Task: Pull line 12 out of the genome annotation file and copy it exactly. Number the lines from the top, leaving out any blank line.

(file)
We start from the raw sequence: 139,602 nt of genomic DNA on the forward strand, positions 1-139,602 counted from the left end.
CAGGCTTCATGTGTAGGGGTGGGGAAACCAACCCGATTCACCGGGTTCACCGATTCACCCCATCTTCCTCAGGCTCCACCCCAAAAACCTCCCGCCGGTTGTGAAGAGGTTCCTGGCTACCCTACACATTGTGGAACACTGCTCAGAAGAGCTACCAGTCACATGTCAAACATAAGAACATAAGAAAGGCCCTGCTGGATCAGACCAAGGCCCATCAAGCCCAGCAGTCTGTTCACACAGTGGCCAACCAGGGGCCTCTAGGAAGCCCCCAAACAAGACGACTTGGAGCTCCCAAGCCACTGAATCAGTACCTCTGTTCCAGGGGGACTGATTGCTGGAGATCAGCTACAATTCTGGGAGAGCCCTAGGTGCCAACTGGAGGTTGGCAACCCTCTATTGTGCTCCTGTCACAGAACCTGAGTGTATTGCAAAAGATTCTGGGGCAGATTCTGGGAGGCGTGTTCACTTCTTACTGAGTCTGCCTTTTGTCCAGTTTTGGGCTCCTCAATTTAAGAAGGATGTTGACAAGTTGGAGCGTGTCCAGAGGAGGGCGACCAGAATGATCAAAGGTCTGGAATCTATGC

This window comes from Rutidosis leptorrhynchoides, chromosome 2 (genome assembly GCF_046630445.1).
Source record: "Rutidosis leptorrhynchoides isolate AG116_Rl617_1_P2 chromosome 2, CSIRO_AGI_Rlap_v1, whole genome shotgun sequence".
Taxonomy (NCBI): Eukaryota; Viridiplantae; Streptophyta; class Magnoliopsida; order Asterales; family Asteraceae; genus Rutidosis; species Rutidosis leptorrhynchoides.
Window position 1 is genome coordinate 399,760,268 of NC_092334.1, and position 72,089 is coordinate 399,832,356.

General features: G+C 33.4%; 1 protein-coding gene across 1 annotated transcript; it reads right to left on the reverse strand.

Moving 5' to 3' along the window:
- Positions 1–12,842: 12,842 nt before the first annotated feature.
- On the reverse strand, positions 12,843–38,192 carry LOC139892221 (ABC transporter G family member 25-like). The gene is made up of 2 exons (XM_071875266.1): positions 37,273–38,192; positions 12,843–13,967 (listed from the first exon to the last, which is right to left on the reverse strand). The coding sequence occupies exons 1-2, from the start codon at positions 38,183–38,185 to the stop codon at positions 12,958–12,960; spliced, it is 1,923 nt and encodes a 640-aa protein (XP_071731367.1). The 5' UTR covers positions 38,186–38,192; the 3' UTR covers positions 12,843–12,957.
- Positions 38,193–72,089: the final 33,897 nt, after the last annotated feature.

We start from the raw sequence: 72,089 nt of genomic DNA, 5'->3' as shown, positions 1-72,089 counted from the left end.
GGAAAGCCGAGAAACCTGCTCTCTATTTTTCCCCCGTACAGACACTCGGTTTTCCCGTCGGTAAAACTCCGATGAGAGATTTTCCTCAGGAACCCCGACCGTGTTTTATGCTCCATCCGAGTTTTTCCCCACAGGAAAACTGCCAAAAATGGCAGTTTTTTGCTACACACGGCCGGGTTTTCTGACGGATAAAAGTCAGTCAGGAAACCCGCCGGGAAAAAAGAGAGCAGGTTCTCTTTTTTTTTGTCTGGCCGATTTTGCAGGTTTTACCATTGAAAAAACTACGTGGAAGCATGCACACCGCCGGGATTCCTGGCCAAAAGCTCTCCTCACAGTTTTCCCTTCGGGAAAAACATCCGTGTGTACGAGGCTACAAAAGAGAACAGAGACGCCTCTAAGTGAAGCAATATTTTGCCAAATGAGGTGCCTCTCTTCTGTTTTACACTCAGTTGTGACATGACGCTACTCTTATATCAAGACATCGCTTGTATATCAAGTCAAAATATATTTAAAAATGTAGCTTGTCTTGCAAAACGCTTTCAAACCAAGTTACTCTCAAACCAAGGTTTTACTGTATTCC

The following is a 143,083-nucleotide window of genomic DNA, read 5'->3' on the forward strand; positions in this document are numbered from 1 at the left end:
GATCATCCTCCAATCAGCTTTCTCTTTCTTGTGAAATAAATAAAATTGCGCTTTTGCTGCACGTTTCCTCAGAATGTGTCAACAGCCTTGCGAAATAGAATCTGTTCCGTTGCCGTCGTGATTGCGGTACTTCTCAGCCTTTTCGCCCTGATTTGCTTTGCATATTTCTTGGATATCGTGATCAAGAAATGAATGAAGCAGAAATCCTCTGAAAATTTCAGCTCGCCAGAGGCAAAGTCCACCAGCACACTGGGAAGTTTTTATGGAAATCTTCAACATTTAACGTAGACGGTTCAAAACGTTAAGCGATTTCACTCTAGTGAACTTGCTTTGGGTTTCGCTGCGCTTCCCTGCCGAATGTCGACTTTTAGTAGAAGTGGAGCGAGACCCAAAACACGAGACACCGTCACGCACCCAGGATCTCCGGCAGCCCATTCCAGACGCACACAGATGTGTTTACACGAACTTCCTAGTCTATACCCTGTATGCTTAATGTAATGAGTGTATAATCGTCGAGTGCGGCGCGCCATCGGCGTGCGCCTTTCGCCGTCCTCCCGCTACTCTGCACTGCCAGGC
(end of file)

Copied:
We start from the raw sequence: 72,089 nt of genomic DNA, 5'->3' as shown, positions 1-72,089 counted from the left end.